Independent - August 2003

What the Press say about the Cappuccino

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Independent - August 2003

Postby Alex Clouter » Mon Aug 18, 2003 11:06

The following piece was in the 8 August edition of the Independent newspaper:

Alex Houseman, 34, a business consultant from Cambridgeshire wants a small soft-top to run round the fens in. It does not have to be new, and he is quite taken by the idea of a second hand Suzuki Cappuccino which he remembers with affection. No MG Midgets etc, but likes the idea of an MGF or MG TF provided he does not go over his £10k budget.

Alex is absolutely right not to want an old British sports car. If you ever want to know why the mass production British sports car industry largely disappeared look no further than O60s and O70s MGs, Triumphs and Austin Healeys. Rust came as standard, mechanical reliability was marginal and Mr Lucas¹s hit and miss electricals led to him being dubbed the Prince of Darkness in the United States. That explains why we don¹t export cars there any more. To run a classic car you need a classic car mindset, which means adjusting your driving style and able to cope with unexpected expenditure.

Of course owners¹ clubs can put together convincing arguments for upgrading their old Brits to new millennium motoring standards. The fact is though that older cars are sluggish, don¹t handle as nicely and can need much more attention than modern sportsters. Classic cars are not for everyone, especially Alex. Unfortunately he can¹t quite afford the MG TF. A surprisingly good car, however even the earliest examples with what are high mileages (30K) still retail for over £10,000. The obvious choice would be to go for the ubiquitous Mazda MX5 because there are lots around, they are
reliable and cheap.

A car for the head

Despite the MX5¹s obvious appeal, Alex ought to seriously consider the MG TF¹s predecessor in the very similar shape of the MGF. There are lots around, depreciation has eaten into values and despite a history of niggles, essentially this is the most reliable MG in years. It is also one of the most exciting. And because MGFs are run by affluent, committed and careful drivers rather than immature, sound system obsessed kids, they ought to be in good nick. If you always promised yourself a less than traditional British sports car, now is the time to buy an MGF.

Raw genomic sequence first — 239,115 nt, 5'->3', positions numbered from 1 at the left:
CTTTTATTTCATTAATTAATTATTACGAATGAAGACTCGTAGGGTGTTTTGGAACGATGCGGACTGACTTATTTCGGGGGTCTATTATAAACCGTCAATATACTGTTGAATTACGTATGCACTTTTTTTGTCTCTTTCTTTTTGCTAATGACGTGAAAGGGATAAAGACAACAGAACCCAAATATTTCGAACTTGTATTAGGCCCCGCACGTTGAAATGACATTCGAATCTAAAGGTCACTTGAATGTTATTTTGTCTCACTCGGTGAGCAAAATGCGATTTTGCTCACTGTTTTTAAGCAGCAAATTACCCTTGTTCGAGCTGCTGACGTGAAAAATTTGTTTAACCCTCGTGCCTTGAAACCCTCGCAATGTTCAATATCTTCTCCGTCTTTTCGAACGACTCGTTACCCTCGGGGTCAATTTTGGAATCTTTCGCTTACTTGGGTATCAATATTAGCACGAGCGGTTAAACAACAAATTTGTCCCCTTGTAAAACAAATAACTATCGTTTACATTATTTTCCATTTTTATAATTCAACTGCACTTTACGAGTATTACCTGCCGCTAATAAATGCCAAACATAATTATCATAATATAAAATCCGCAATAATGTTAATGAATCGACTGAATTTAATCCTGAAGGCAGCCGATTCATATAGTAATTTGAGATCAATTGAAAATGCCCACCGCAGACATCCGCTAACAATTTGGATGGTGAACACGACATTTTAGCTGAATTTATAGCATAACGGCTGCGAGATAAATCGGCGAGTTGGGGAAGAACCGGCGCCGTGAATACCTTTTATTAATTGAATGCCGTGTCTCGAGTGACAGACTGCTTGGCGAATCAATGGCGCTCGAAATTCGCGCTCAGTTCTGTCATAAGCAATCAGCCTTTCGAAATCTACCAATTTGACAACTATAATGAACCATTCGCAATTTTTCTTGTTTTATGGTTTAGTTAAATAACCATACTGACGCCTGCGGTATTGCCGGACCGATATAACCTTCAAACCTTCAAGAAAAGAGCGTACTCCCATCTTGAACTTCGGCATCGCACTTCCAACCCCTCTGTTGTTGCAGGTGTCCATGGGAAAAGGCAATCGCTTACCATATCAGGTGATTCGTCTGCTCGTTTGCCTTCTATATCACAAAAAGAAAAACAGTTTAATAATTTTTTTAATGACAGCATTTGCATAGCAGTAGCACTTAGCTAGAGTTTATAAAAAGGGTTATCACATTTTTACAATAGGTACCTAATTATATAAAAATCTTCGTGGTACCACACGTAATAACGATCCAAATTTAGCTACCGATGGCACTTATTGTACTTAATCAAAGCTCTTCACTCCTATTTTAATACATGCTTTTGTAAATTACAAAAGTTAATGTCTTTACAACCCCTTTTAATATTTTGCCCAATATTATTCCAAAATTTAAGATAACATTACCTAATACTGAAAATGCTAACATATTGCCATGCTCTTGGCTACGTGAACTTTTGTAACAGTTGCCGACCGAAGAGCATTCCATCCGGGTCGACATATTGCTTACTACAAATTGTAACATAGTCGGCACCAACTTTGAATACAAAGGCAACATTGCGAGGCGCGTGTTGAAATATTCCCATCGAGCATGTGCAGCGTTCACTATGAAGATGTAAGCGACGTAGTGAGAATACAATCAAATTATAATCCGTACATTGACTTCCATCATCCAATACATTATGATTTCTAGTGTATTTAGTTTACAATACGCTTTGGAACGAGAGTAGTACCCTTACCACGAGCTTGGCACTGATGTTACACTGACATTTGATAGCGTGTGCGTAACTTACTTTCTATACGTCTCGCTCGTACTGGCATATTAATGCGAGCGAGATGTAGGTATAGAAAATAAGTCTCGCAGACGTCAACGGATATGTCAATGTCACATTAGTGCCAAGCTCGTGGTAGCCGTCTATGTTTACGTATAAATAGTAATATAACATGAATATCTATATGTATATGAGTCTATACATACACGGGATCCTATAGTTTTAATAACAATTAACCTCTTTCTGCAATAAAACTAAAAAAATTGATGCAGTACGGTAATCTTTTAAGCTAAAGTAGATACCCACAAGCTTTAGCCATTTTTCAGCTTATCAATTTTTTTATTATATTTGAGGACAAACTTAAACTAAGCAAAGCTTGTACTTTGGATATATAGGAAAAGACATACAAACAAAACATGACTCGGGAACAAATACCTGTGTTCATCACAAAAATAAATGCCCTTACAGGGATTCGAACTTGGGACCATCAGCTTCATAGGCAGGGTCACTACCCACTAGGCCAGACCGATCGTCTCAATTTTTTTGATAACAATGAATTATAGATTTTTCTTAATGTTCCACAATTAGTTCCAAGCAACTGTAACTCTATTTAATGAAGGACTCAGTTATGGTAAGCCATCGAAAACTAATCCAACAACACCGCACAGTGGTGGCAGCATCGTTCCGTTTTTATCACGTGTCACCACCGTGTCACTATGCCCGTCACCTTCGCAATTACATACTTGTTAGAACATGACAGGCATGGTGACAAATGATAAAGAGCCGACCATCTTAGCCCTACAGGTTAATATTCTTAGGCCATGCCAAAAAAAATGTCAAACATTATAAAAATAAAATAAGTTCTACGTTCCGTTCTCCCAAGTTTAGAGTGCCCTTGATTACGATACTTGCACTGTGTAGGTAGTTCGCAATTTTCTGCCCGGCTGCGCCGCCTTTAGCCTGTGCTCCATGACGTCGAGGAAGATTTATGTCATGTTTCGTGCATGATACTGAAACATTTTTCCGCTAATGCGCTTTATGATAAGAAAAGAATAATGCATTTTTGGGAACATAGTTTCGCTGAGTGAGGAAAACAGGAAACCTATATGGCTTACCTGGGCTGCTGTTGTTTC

The stroke of genius was to put it behind the driver; effectively creating a pocket sized Ferrari. The basic 1.8I had a 120bhp version of the well-proven K series engine with a decent acceleration, getting to 60mph in under 9 seconds. You can buy these from under £5000 now. However, the majority of buyers though opted for the more responsive VVC (Variable Valve Control) model. On average £8000-£9000 buys a 1998/99 in great condition. Cars built in the first year could have odd panel gaps, leaky hoods and rattles from the interior, although mechanically there isn¹t much to worry about.

A car for the heart

I am more than happy to let Alex have his wish when it comes to the Suzuki Cappuccino.

I drove one of the first in the country over a decade ago when it was an unofficial grey import direct from Japan. I would like to think that my enthusiastic review in Car magazine at the time had something to with Suzuki officially importing it soon after. It is still a sensational little roadster with perky and purposeful styling.

Under the bonnet is a tiny turbocharged three cylinder engine. The Cappuccino is a fun car with a fun name and a clever roof. These days it is also very rare. Just a few
thousand were sold officially through Suzuki dealers and imported by specialist companies. Indeed a search of the massive Autotrader website turned up zero for sale. It was the same in the Exchange & Mart.

There is a great UK based owners club called S.C.O.R.E., the Suzuki Cappuccino
Owner's Register for Enthusiasts. It is worth joining them for £25 a year.

Go to their website and find like-minded individuals who have precious Cappuccinos for sale on their message board. The going rate seems to be around £5000 for the best examples.
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